Marketers are facing an increasingly complex set of challenges, from media fragmentation to a sharp upturn in CEO turnover, to ongoing pressure to prove their return on investment and contribution to the bottom line.
Added to this is the rise of broadband connectivity and community-based platforms which are significant forces changing the web sphere. Here are 6 trends (and a host of opportunities) that are likely to change the landscape of online marketing.
1. Marketing on the move
We predicted it years ago and it’s finally here – mobile marketing and advertising spending is definitely on the rise. Armed with BlackBerries, mobile phones, Iphones, tablets, iPods and other mobile devices, consumers are increasingly taking their content wherever they go.
2. Responsive web design
Because of the mobile device revolution, just when we’ve undertaken the massive website redesign and rebuild, research comes out that even the most conservative executive has now become addicted to his IPhone and expects to be able to view content across multiple platforms. Because mobile marketing is no longer a sub-culture for the young and trendy, we will necessarily need to shift to fixed width and fluid designs that can be viewed on virtually any device. This format will enable users to access a single source of content with easier reading and navigation with minimum resizing, panning and scrolling, even on a mobile device.
3. Content is king
As we know, a primary branding driver is word-of-mouth which accounts for 30-50% of all brand switching. Many companies which used blogs, podcasts and RSS in their marketing programs in the past are now shifting their focus to video, corporate magazines and blogs/news articles. Because these channels can be easily shared, they are become more and more popular on social media sites, and fuelling word-of-mouth (which can be either positive or negative!). But the benefit of quality content over quantity is that it’s usually authored by real people responding to real stakeholder information needs, as opposed to content farms that focus churning content simply to appease google robots.
4. Search marketing
There’s been a lot of talk in the past about the rise of the vertical search engine, yet many failed to really take off (mostly because Google has advanced its search capabilities enabling users to refine their searches better than before). For marketers, however, marketing on niche websites does provide opportunities to reach segmented audiences. There are a growing number of niche sites that target specific markets – job seekers, house hunters, recruiters and travellers for example. These sites cater to a narrow and focused audience which makes a lot of sense for marketers. After all, they have a captive audience to target their online advertising.
5. Permission based marketing
Software applications have make it even easier for annoyed consumers to skip, delete or bypass unwanted ads such as spam and pop-ups. By going out of your way to obtain permission to deliver the right messages to the right people at the desired time and place, you will increase the success of reaching your customers. While this is somewhat ‘old’ practice in the fast-paced online marketing world, it’s worth reminding marketers to be cognisant of the spam legislation, as well as online ‘netiquette’, which, if not followed, does nothing to promote you except perhaps damage your company or brand reputation.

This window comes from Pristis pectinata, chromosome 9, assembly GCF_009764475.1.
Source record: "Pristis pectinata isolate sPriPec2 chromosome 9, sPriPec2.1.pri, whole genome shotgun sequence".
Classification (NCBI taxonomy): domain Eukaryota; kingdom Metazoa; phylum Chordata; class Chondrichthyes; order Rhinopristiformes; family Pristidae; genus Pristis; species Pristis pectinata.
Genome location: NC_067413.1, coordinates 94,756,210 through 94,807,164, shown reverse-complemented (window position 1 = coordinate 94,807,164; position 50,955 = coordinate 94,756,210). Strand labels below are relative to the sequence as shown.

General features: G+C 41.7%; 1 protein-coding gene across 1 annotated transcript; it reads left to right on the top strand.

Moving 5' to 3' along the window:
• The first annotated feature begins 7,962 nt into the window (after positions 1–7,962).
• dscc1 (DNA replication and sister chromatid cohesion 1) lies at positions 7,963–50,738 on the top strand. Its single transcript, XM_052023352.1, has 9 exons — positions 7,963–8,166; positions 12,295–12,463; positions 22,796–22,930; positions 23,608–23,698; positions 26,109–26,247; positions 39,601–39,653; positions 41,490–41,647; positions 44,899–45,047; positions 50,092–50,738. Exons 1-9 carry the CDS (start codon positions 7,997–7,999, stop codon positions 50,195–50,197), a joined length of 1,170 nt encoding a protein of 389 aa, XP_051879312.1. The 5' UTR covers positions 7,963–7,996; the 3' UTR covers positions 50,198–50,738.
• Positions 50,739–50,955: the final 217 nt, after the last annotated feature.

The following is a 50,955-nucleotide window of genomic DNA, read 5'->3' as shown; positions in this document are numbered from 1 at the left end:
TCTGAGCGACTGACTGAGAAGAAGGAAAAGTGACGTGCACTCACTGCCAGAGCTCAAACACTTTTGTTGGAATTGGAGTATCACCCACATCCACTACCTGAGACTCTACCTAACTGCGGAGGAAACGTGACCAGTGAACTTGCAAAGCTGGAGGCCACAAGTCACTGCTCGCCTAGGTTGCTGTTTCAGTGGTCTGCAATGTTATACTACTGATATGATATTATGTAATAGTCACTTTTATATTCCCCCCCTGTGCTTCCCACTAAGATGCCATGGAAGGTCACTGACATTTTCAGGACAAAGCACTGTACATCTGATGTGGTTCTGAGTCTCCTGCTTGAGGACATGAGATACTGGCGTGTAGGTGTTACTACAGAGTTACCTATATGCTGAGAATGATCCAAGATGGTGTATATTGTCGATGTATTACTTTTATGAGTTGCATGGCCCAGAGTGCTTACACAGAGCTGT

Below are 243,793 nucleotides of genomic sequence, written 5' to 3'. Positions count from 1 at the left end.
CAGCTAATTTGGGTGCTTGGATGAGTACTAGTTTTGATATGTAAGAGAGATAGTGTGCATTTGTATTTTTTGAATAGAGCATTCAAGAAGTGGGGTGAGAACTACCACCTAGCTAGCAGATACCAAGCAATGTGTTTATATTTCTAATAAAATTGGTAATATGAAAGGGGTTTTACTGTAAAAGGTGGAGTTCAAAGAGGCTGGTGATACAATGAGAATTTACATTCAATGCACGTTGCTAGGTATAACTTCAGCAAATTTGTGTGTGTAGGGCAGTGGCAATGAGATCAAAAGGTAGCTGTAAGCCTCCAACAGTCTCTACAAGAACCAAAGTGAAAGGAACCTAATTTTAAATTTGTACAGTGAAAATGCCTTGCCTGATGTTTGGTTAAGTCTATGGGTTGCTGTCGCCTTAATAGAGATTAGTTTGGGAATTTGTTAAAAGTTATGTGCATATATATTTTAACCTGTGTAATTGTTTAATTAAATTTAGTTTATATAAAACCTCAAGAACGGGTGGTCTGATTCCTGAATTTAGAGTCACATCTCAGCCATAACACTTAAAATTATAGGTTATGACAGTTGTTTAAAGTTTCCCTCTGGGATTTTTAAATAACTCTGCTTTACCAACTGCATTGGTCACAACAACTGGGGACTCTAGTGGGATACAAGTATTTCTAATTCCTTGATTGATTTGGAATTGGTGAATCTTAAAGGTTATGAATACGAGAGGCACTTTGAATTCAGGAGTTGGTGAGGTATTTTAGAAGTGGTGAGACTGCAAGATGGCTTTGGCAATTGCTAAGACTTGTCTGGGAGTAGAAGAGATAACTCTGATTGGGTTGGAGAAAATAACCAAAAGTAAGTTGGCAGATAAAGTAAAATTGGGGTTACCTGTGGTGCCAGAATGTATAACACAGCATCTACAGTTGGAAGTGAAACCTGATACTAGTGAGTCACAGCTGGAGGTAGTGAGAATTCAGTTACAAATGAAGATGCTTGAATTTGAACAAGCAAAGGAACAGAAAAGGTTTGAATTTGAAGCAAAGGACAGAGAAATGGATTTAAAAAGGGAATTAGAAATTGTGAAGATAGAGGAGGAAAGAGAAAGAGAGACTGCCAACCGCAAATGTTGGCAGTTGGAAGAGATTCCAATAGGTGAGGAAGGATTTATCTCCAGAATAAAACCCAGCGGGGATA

6. Video over the internet
Broadband now enables us to reach consumers with TV-like messages, product demos and case studies and according to Forrester Consulting research commissioned by SpotXchange, online video spend is set to soar. For traditional advertisers this is good news; and for retailers this provides an even greater opportunity to enhance the customer experience. While the entire online advertising market is likely to increase, rich media advertising will also be significant. B2B marketers are embracing online video as the technology improves and formats become standardised. Add to this some ingenuity and if the video is a hit and goes viral (in a good way!) then the return on investment has been well worth it.
7. Measuring New Media
Along with new media opportunities comes the need to measure the return on investment new media is creating – that is, a better understanding of digital attitudes, behaviours and content or product consumption. Some marketers have developed in-house systems to track performance of new media such as blogs, podcasts and search, while others are turning to third-party vendors to provide measurement. A study by the Columbia Business School found that the key challenge in measuring ROI is largely due to the various channel-specific metrics involved.
For example, Oracle developed its own system to measure ROI for blogs, podcasts and RSS, using metrics such as page views, frequency and user interactions. Other third party vendors that measure online brand performance include Nielsen Online BuzzMetrics. Google has Google Analytics, a free search analytics service, and there are a host of other companies including CoreMetrics, SiteAnalytics, WebTrends and Unica have search analytic products as well.
What we’re seeing is a shift to a more diverse set of media choices for marketers. A few years ago rich media B2B advertising was still somewhat a novelty. Marketers used it as a visual disturbance-something different than the static e-mails and banner ads that populated their world. Today, rich media, and other methods of reaching the web savvy customer has become the norm.
Each of these trends is already here in one form or another, and while some may not be fully developed, they are here and they are going to change the way in which we manage our brands and engage with our partners, stakeholders and customers.